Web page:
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Ear Switch Wearable Computer

The ear-mounted PC from Her is closer than you think

A Japanese scientist has created the Ear Switch, hailed as ‘Google Glass for ears’

Even if you haven't seen Her, you've probably come across one of the million thinkpieces it's inspired. How realistic is the tech future it depicts? When can we expect to buy our own intelligent computer operating system? How long till somebody tries to have sex with it? Important question: will Scarlett Johansson be available to provide the voice?

But the vision of the future constructed in Her might be closer to reality than you think. A Japanese scientist from Hiroshima City University has created the prototype for a wearable computer that eerily resembles the ear-mounted PC worn by Theodore Twombly, the lonely protagonist of Spike Jonze's film. 

Inventor Kazuhiro Taniguchi calls his device an Ear Switch. Wearers can control the device simply by biting down or moving their jaw. The Bluetooth-enabled device uses infrared waves to detect when the wearer opens and closes his mouth: movements that send corresponding commands back to the device. This means that you could plausibly control apps simply by moving your head: Tanigushi pictures a series of hands-free applications – a tourist, for instance, could launch an audio explanation of an attraction just by turning their head towards the landmark.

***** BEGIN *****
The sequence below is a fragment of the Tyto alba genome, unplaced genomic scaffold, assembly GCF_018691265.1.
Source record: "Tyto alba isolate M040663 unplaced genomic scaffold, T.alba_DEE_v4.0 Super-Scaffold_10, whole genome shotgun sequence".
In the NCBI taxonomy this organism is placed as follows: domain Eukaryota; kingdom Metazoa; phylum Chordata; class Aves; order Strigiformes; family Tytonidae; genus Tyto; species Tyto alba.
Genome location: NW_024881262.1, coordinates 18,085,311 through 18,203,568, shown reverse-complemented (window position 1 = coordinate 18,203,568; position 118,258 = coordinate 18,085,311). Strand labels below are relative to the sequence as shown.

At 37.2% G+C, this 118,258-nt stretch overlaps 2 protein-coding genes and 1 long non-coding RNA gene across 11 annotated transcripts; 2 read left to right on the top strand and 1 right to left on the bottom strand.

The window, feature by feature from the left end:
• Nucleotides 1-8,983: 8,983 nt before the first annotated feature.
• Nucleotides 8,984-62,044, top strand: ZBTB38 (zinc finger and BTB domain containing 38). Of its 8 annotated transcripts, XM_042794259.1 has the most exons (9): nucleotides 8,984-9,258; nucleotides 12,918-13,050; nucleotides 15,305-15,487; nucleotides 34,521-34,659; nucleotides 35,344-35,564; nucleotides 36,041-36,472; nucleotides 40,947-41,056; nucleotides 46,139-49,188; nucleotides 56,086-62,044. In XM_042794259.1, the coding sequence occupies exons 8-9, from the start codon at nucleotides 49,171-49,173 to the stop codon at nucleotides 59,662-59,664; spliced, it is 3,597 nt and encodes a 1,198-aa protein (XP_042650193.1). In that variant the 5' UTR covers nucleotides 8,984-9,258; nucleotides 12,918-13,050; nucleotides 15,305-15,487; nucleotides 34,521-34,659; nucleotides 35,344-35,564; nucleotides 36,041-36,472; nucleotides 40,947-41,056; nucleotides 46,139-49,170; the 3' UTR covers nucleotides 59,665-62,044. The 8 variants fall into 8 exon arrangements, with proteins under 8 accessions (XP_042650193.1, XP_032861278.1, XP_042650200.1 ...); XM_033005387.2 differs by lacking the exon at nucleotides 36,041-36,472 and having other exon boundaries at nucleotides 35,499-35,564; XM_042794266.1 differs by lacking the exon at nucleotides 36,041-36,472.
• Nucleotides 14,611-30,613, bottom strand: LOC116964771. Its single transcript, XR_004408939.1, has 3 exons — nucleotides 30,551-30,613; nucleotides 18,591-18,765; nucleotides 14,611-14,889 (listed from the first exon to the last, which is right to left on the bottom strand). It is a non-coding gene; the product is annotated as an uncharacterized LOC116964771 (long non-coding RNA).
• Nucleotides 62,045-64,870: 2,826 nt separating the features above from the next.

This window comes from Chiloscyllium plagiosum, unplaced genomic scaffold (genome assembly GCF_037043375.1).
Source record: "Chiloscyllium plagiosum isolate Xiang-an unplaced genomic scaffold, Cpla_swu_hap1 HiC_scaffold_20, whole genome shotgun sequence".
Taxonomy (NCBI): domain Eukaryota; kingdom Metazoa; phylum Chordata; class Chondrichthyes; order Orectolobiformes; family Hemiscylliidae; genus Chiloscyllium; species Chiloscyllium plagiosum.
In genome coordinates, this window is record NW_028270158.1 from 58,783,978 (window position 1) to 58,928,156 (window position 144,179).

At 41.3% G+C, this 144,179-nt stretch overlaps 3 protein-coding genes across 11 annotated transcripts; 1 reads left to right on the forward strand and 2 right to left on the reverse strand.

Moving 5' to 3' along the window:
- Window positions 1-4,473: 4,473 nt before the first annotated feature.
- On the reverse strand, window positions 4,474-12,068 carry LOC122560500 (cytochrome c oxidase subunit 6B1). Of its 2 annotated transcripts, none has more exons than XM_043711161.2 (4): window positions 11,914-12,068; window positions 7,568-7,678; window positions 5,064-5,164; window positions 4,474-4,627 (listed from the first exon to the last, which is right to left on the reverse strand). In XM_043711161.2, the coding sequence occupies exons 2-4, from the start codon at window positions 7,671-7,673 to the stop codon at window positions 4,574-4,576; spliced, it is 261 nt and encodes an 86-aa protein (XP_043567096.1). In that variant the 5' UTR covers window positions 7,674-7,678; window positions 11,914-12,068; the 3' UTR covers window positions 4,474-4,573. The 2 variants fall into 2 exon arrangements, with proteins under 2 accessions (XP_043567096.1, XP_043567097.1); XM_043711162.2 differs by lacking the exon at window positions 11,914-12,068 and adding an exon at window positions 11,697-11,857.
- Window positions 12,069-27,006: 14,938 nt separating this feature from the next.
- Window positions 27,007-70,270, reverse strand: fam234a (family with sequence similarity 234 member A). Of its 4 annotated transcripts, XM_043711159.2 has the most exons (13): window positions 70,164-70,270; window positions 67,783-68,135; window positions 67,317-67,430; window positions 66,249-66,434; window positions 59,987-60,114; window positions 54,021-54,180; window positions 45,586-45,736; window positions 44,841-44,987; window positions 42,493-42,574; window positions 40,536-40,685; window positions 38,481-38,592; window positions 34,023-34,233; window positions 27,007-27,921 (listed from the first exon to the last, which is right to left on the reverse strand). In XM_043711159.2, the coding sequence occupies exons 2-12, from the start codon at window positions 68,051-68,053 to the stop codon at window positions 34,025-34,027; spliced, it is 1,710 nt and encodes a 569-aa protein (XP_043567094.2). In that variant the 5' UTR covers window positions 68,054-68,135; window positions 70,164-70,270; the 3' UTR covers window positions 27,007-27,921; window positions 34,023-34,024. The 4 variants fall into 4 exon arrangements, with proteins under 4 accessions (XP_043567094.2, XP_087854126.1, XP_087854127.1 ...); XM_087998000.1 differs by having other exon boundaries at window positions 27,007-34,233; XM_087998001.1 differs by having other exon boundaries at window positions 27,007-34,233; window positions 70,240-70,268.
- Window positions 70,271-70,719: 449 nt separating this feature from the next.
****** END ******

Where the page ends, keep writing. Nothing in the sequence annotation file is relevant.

The prototype also contains GPS, a compass, barometer, microphone and speaker. The video, below, shows how easily the Ear Switch can assimilate into daily life: tucked subtly behind one ear, the device is barely visible. It's already been dubbed "Google Glass for your ears", and it might actually be a far more feasible form for wearable computing. As Google Glass wearers come under attack (in some cases, even literally) for using the obtrusive computing device, the Ear Switch offers a far more discreet solution.  

According to a report in Japanese newspaper Nikkei, Taniguchi already has plans to partner with a private company to launch the earpiece in 2015.